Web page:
A while back, my trusty green 2000 Pontiac Montana van and I hit a milestone. But first, let’s go back and tell you how we met….
My new cars usually have 60,000 miles on them along with some nice extras. I never considered buying new until back in the year 2000 when several incentives combined to make a new vehicle a justifiable consideration in my world. We then purchased our trusty green Pontiac Montana van.
The boys were 11 and 14, and I remember them loving the leg room for their growing bodies. We even topped it off with our personalized license plate of MBZAJ (Mike, Brenda, Zach, Alex, Johnson). This van has become iconic to our family and known as “my van” wherever I go. We have since moved the personalized plate to our Lucerne (when we added Missy to the plate MBZAMJ). But I’ve heard the van called the “Brenda-mobile.” I call her “my” van, because as she aged, and Mike thought it time to move onto the next vehicle (at my refusal), she suddenly became “mine.” Mine when she needed a “new this” or a “repaired that.” He wanted it to be clear that he felt it illogical to keep her past her prime. She was mine. Of course, I’ve always liked her versatility. She can hold 8 adults for an outing, move a son to college, you name it, she could do it.
I’ve grown attached to this vehicle for many practical (and some not so practical) reasons since that first day I met her, when Fred Troutwine showed me around her features and interior, then turned the keys over to me. (See the recent photo of Fred and I remembering that day back in 2000, graciously taken by his wife Carolyn.)
She is green like the color of my eyes. I drove her to and from work at Miami Valley CTC for 15 years (where its presence would show where and when I was subbing). She took us on countless vacations, the first of which we brought home a porch swing (squeezing the boys in around it). She’s been to Holmes County, Niagra Falls, Colorado Springs; Orlando, Florida; Wisconsin Dells; Washington, DC; and more. She’s taken boys to football and track practice, and to college. She’s hauled groceries, bushes, trees, flowers, furniture, family, Black Sheep, children, teenagers on a YFC manhunt, and her favorite load, “just me” (with the CD player cranked up while I was singing). She rides low enough to feel like a car, but big enough to do almost any job or haul any group.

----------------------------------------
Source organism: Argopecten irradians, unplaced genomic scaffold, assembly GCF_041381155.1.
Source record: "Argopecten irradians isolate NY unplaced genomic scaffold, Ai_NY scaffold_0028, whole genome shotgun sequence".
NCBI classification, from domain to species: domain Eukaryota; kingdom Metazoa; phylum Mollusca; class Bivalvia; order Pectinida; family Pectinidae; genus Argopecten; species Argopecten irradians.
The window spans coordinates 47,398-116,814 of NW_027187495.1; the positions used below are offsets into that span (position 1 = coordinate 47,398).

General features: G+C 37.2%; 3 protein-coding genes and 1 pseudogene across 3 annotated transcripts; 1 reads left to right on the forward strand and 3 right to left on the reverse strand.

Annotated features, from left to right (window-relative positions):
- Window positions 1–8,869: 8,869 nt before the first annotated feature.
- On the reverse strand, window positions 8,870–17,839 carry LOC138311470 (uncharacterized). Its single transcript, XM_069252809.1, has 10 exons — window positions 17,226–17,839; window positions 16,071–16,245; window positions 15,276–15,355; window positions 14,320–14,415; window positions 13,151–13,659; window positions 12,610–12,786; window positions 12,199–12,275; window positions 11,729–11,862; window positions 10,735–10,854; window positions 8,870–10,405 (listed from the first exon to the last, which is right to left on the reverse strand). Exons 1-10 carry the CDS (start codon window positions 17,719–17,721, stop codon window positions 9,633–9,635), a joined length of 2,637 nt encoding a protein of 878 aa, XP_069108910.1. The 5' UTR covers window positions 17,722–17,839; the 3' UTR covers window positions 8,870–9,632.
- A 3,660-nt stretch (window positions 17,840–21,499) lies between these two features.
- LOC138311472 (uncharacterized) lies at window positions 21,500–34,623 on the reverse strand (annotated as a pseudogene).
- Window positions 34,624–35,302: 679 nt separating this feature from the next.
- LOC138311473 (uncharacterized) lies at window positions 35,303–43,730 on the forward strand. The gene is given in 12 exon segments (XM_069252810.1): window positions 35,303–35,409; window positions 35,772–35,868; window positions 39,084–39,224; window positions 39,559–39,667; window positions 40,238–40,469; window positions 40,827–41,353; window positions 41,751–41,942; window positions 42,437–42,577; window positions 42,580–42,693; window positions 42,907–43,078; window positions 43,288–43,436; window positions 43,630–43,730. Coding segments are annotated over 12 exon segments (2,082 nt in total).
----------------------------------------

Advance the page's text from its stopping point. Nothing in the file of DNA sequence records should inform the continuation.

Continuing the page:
In her later years, I’ve “maintained the heck out of her.” I have frequent flier miles at Troutwine’s service department. Ken Daughtery has taken great care of her and me in the many decisions we’ve had to make on her repairs. She’s had numerous minor and major repairs to make it thus far. I’m to the point I don’t think mechanical problems will “take her,” but rust. She has not had the luxury of living in a garage, so moisture has taken its toll. She’s had her front end replaced after a truck ran a red light in Dayton and I T-boned it. She’s had some repair work after a dog ran out in front of me. She’s got a new grill after a bird hit, and I even replaced the broken-down driver’s seat with one from the junk yard. There’s been transmission, head gasket, and other big fixes, but overall, she is a trusty girl. We have a history. (My mom thinks I want to be buried in her.)
After all of this maintenance and TLC, we reached the milestone of a quarter of a million miles!
An accomplishment that certainly has come with a cost, but an accomplishment none the less. (See my next blog discussing our throw-away society, and if all of these repairs were worth it!)
So for those of you that are used to seeing me driving around in my green van, I appreciate your sharing this milestone with me. She’s getting elderly. I hope she lasts till 300,000, but we will have to see. I’m aging too. I understand that death is inevitable. (For the van, for the VAN…..OK… for me too.) But I’m still optimistic. I just put some 70,000 mile tires on her!
So if you’d like to take a ride in her…you may need to ask me soon, because someday, it will be too late. I’m driving her till her wheels fall off. She’s all mine, start to finish.